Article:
Widespread airline cancellations imposed in LAX due to volcanic ash in Europe

09:41, April 16, 2010      

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All flights originated from the Los Angeles International Airport (LAX) to British airports were canceled on Thursday until at least 10 p.m. Pacific time ( 0500 GMT) due to the volcanic ash hung in the atmosphere above British and European airports, airlines and airport officials said.

At least one Virgin Atlantic flight and one British Airways flight were canceled late last night, according to Marshall Lowe of Los Angeles World Airports.

United Airlines and American Airlines have already canceled all flights bound for Europe on Thursday, and cancellations by British Airways, Air New Zealand and Lufthansa were also expected, the official said.

Five airlines serving the LAX have about 10 flights daily to the United Kingdom.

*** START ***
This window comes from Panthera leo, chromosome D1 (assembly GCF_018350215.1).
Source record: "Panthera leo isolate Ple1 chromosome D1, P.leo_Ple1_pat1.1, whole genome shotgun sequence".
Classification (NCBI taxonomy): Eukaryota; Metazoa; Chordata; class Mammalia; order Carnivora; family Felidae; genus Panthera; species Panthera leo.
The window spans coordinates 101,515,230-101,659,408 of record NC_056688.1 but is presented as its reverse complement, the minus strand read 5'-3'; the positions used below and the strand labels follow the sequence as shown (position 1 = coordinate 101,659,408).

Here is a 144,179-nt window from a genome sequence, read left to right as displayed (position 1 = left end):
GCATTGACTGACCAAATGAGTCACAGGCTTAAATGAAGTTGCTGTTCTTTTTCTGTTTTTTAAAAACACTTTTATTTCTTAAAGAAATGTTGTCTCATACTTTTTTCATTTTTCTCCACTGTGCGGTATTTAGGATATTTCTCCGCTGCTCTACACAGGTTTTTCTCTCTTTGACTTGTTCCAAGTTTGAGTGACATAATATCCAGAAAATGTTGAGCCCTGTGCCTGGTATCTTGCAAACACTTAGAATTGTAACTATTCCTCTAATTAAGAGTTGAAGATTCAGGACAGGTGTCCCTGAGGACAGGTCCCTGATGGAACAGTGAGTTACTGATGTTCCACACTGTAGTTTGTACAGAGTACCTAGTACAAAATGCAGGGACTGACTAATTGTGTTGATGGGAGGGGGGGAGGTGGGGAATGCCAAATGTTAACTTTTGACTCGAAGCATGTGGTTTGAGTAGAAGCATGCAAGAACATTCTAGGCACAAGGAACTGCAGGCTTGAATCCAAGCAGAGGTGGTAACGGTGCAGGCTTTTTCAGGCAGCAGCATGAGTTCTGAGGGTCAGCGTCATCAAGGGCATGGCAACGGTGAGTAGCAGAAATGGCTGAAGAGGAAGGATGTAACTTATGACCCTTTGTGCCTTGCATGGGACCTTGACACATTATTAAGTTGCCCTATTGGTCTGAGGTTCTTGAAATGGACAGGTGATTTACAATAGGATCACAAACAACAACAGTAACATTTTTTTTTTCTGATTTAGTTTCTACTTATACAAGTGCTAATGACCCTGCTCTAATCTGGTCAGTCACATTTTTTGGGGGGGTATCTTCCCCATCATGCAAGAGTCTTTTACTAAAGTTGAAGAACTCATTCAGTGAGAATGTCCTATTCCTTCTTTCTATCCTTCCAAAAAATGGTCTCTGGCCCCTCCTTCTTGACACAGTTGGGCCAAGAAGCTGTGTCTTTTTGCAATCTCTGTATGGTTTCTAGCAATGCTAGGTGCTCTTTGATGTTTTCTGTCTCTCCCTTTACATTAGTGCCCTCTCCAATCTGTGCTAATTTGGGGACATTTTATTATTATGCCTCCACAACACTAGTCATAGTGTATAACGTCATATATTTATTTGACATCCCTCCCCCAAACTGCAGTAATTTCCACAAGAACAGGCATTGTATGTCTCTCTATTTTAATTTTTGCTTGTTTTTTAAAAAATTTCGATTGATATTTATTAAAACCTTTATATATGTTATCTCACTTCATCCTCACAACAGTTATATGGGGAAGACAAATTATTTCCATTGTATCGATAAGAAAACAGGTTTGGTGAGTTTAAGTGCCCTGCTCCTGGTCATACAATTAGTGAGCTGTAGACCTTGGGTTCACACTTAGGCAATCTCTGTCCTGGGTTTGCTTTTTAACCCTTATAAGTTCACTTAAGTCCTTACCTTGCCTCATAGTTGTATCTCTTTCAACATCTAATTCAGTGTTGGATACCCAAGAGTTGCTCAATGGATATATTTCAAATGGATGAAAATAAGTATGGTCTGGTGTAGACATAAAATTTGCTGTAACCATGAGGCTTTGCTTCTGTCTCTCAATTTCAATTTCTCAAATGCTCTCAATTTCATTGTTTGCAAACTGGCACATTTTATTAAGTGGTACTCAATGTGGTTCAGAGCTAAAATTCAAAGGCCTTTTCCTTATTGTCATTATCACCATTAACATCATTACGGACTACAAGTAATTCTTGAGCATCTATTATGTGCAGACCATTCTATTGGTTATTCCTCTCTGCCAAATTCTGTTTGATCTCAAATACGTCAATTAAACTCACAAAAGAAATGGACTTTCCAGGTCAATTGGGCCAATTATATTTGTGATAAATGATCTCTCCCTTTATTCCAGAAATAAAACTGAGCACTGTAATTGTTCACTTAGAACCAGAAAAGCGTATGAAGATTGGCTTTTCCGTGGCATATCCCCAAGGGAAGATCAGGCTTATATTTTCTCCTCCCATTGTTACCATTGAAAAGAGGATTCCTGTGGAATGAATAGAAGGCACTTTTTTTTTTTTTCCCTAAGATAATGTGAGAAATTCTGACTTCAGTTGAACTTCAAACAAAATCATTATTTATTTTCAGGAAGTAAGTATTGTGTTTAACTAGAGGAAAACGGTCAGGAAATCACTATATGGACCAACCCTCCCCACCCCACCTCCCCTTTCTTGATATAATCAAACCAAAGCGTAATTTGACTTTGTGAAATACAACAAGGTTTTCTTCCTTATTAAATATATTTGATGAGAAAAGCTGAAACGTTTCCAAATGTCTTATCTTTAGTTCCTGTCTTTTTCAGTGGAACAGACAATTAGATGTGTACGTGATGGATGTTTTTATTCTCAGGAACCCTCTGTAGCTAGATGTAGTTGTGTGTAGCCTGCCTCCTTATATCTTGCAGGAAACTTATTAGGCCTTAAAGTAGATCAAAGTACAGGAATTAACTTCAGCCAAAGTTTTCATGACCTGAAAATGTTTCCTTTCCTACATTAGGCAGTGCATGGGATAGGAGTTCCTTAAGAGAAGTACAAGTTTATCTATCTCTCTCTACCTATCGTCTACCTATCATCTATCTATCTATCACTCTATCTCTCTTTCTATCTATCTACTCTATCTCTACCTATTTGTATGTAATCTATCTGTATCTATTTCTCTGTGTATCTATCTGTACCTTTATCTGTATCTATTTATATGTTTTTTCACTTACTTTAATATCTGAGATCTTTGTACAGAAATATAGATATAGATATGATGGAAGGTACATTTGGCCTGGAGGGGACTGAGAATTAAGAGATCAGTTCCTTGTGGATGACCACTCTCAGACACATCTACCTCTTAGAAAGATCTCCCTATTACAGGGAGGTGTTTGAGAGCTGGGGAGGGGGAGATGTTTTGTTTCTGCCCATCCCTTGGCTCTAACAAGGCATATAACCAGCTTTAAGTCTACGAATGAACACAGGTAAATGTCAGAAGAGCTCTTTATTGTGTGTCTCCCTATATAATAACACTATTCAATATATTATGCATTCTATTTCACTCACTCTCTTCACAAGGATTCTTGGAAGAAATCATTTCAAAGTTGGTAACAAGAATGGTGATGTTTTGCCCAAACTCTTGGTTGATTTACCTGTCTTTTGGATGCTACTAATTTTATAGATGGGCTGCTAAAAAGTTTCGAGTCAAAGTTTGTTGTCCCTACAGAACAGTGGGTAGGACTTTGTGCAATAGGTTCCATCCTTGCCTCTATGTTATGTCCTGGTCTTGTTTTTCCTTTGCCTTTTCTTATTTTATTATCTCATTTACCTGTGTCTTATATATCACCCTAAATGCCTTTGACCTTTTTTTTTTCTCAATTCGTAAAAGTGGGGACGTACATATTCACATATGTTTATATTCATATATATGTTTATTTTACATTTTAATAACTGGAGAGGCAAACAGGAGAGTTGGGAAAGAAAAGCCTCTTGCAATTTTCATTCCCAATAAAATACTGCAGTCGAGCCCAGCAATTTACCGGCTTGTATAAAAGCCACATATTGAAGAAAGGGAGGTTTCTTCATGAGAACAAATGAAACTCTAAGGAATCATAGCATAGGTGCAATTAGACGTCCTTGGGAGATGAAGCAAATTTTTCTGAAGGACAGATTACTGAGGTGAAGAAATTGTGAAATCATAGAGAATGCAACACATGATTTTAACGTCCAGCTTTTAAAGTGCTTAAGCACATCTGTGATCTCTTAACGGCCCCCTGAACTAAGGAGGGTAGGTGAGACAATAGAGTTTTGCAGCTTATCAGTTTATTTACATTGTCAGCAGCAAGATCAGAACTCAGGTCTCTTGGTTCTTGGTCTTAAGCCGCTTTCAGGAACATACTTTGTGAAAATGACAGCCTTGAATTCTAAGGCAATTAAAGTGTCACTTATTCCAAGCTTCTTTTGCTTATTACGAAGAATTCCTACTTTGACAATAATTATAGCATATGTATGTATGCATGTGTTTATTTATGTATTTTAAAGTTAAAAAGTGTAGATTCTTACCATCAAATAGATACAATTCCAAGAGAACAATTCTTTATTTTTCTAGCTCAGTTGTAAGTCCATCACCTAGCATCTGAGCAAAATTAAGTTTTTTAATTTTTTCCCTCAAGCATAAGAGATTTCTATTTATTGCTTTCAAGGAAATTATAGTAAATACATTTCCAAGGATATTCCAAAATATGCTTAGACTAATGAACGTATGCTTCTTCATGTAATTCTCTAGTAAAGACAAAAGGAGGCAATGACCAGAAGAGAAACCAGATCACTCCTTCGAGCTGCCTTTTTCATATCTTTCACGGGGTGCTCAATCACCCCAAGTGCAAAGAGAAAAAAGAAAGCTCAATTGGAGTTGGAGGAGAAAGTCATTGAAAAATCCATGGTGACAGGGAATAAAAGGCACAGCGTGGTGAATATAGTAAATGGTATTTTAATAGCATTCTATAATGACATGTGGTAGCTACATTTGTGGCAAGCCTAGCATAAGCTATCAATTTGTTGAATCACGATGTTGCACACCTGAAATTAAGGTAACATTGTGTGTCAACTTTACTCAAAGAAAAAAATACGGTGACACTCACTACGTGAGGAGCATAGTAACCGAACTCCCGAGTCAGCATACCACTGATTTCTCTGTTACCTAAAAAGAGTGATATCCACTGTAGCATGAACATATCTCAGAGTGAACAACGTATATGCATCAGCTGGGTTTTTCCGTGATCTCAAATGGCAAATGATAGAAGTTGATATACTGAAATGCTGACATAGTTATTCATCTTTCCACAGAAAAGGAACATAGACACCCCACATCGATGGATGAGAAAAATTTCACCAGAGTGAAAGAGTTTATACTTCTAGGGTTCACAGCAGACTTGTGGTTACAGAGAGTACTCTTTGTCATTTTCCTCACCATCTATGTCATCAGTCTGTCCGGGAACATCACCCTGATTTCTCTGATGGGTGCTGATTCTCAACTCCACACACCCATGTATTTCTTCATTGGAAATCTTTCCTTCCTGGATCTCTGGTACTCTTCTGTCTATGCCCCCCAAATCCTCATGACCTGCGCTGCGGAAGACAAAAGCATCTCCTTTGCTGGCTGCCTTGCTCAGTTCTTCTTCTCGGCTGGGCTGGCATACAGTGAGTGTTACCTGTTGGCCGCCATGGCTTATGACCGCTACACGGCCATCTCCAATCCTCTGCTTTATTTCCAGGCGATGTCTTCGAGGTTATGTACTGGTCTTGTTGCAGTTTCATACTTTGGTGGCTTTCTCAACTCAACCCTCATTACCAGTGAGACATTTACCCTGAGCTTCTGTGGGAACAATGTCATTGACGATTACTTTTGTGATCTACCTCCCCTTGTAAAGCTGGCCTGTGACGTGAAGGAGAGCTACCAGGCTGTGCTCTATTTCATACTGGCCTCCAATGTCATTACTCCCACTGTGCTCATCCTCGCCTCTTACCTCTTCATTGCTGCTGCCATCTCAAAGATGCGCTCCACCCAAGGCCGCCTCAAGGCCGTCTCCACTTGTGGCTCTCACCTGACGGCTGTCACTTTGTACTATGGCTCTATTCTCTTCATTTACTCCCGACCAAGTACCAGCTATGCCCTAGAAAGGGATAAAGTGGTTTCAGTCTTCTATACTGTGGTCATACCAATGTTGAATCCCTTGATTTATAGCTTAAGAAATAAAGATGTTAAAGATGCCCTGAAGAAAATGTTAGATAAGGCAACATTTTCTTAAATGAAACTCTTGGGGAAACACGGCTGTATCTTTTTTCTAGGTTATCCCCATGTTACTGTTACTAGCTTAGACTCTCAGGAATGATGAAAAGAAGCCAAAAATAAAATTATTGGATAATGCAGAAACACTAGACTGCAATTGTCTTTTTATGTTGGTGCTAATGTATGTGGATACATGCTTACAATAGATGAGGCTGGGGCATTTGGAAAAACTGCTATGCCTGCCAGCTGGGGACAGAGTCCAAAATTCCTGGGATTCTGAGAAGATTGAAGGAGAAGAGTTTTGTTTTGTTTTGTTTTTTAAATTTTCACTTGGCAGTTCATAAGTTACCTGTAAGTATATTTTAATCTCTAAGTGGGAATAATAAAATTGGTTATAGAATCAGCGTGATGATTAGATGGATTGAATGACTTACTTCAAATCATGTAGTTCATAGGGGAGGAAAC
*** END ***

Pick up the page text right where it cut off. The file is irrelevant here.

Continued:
The Federal Aviation Administration was working with airlines trying to reroute some flights, a spokeswoman was quoted as saying by local media.

The airspace over Ireland, Norway, Denmark and Sweden was also closed due to the eruption in Iceland. The interruption in air traffic is believed to be the biggest since World War II. Thick ash clouds from Iceland's spewing volcano hang over the Atlantic Ocean close to the flight paths for most routes from the U.S. east and west coast to Europe.

Officials at Heathrow Airport, Britain's busiest, were telling ticketed travelers to go home, because they had no estimate when flights would resume. Some 45,000 people were reported stranded at the Manchester airport this morning.

It was unclear how long atmosphere would be fouled as the volcano was still erupting this morning. A scientist in Iceland said the ejection of volcanic ash could continue for days or even weeks.

The first flight to London, a United Airlines', was scheduled for 12:45 p.m. (0745 GMT).

One of the last Los Angeles-bound flights to make it out of the United Kingdom before British airspace was closed was a United flight set to arrive at 2:38 p.m. (0938 GMT), local television channels reported.

Source: Xinhua


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